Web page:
Customer Review

Reviewed in Australia on 6 April 2018
As time passes people tend to forget the enormity of the holocaust and this book attempts to remind all of us just how dreadful it was for millions of Jews and others victimised by the Nazis. This story is told simply, with an undertone of hope and courage which at times understates the conditions suffered by those in the concentratiom camps. Maybe this is a strength because it avoids sensationalism, but maybe it is a weakness too, because it leaves gaps in the narrative which deserved more detail.
Such as the lack of informatiom as to what happened to Lale's mentor whose wisdom and compassion led him to become the Tattoist and thus saved his life? And why are readers not told about what happens to women who were forced to become the lovers of the German officers , useful at times, but abandoned afer the war , classified as collaborators, and sentenced to years in gaol by the victors. There is a disconnect between the protagonist's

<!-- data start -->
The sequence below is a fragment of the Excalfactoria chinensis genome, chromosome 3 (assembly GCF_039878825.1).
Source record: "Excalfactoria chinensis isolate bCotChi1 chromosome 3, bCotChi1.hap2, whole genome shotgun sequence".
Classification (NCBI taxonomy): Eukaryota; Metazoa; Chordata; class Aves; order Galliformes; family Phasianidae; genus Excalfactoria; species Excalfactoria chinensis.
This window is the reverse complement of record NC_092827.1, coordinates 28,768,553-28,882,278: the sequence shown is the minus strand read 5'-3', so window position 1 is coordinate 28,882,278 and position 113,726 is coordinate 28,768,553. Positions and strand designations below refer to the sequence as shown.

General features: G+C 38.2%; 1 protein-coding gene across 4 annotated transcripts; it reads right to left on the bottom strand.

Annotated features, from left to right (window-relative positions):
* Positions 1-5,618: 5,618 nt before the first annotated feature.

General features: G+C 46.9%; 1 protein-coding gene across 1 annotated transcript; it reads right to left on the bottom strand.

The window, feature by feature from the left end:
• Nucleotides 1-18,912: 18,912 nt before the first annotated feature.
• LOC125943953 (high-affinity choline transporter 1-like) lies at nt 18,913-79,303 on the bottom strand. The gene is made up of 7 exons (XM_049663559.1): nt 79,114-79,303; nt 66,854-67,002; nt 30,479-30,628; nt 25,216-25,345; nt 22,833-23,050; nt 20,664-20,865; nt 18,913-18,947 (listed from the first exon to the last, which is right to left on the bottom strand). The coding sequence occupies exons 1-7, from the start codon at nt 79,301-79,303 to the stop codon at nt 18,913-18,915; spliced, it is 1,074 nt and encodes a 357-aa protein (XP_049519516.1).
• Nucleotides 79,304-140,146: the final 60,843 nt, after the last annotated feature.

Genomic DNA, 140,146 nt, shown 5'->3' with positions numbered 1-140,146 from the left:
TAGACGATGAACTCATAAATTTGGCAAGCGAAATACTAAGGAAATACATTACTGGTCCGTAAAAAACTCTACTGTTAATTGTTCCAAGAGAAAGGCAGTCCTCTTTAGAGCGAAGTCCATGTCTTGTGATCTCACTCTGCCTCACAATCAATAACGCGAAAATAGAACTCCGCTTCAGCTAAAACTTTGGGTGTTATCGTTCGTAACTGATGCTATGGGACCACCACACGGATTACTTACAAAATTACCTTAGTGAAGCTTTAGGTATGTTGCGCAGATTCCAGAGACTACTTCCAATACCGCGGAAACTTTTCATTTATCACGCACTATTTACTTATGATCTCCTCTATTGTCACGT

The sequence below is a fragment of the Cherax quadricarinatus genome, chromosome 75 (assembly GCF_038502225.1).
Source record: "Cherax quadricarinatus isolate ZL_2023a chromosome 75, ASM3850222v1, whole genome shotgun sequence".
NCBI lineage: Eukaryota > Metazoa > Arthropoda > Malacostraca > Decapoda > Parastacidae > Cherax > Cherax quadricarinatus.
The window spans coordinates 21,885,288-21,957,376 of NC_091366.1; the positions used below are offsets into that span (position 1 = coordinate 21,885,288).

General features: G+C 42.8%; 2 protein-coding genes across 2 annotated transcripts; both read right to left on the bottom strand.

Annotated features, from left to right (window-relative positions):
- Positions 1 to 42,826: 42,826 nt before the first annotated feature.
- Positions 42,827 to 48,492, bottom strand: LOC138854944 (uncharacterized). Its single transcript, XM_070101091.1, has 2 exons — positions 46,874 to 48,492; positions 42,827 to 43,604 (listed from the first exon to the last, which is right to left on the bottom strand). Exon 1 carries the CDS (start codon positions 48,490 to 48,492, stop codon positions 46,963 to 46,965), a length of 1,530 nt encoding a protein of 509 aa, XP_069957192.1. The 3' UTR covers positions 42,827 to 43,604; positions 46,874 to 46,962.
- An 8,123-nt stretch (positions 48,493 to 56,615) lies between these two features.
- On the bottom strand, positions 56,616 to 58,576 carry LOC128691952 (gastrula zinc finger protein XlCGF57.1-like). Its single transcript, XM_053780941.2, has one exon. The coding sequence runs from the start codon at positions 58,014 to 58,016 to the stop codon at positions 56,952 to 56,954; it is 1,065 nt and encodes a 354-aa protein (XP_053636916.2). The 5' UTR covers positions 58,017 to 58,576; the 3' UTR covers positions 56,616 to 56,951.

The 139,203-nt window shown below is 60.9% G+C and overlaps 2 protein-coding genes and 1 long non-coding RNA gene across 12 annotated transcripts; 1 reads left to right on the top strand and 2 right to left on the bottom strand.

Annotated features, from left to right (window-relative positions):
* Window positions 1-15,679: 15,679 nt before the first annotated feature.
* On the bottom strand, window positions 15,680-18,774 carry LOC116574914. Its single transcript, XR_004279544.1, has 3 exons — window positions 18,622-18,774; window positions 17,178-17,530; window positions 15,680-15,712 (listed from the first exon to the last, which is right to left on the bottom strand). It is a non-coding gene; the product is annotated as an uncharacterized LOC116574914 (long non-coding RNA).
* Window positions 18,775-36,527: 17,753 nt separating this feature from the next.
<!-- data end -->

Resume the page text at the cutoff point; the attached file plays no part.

desire to survive and his avowed love for his future wife.
He seems to have blocked out the emotonal indebtedness he owed to others.
It could be that T .S. Eliot was right , "Human beings csnnot stand too much reaity". Even so , if we don't demand the ugly truth about man's inhumanity to man it will surely be repeated. This book is revommended for senior school children and above.
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